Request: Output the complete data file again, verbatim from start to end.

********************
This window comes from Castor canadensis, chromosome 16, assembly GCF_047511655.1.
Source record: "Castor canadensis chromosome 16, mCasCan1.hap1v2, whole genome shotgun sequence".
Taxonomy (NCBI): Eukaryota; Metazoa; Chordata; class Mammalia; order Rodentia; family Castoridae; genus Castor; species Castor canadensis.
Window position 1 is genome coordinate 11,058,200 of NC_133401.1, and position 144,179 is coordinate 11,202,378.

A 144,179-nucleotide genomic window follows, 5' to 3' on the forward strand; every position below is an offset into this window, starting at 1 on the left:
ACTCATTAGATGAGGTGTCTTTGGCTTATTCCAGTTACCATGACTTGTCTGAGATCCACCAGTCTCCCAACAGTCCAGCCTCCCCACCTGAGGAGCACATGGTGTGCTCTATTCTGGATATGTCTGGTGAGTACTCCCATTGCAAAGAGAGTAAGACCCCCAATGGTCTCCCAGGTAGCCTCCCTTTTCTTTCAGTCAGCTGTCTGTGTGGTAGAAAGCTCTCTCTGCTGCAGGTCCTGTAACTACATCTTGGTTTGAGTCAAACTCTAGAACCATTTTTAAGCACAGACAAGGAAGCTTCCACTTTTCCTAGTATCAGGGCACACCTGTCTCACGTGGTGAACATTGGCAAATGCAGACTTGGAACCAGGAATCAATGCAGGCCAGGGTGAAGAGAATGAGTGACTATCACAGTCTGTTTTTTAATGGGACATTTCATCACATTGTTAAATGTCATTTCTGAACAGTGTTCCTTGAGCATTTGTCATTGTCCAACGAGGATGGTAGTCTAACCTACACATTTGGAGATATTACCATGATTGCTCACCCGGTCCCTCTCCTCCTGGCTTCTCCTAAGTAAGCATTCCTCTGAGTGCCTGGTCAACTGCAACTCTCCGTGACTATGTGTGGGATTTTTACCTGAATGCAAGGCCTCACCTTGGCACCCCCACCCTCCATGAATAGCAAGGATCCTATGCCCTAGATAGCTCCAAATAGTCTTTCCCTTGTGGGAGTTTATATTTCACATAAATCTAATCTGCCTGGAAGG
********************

This window comes from Castor canadensis, chromosome 16, assembly GCF_047511655.1.
Source record: "Castor canadensis chromosome 16, mCasCan1.hap1v2, whole genome shotgun sequence".
Taxonomy (NCBI): Eukaryota; Metazoa; Chordata; class Mammalia; order Rodentia; family Castoridae; genus Castor; species Castor canadensis.
Window position 1 is genome coordinate 11,058,200 of NC_133401.1, and position 144,179 is coordinate 11,202,378.

A 144,179-nucleotide genomic window follows, 5' to 3' on the forward strand; every position below is an offset into this window, starting at 1 on the left:
ACTCATTAGATGAGGTGTCTTTGGCTTATTCCAGTTACCATGACTTGTCTGAGATCCACCAGTCTCCCAACAGTCCAGCCTCCCCACCTGAGGAGCACATGGTGTGCTCTATTCTGGATATGTCTGGTGAGTACTCCCATTGCAAAGAGAGTAAGACCCCCAATGGTCTCCCAGGTAGCCTCCCTTTTCTTTCAGTCAGCTGTCTGTGTGGTAGAAAGCTCTCTCTGCTGCAGGTCCTGTAACTACATCTTGGTTTGAGTCAAACTCTAGAACCATTTTTAAGCACAGACAAGGAAGCTTCCACTTTTCCTAGTATCAGGGCACACCTGTCTCACGTGGTGAACATTGGCAAATGCAGACTTGGAACCAGGAATCAATGCAGGCCAGGGTGAAGAGAATGAGTGACTATCACAGTCTGTTTTTTAATGGGACATTTCATCACATTGTTAAATGTCATTTCTGAACAGTGTTCCTTGAGCATTTGTCATTGTCCAACGAGGATGGTAGTCTAACCTACACATTTGGAGATATTACCATGATTGCTCACCCGGTCCCTCTCCTCCTGGCTTCTCCTAAGTAAGCATTCCTCTGAGTGCCTGGTCAACTGCAACTCTCCGTGACTATGTGTGGGATTTTTACCTGAATGCAAGGCCTCACCTTGGCACCCCCACCCTCCATGAATAGCAAGGATCCTATGCCCTAGATAGCTCCAAATAGTCTTTCCCTTGTGGGAGTTTATATTTCACATAAATCTAATCTGCCTGGAAGG